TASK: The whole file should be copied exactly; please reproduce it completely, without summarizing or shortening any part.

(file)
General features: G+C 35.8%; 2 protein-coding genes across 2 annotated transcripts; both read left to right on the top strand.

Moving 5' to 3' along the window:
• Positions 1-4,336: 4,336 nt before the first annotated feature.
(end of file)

General features: G+C 35.8%; 2 protein-coding genes across 2 annotated transcripts; both read left to right on the top strand.

Moving 5' to 3' along the window:
• Positions 1-4,336: 4,336 nt before the first annotated feature.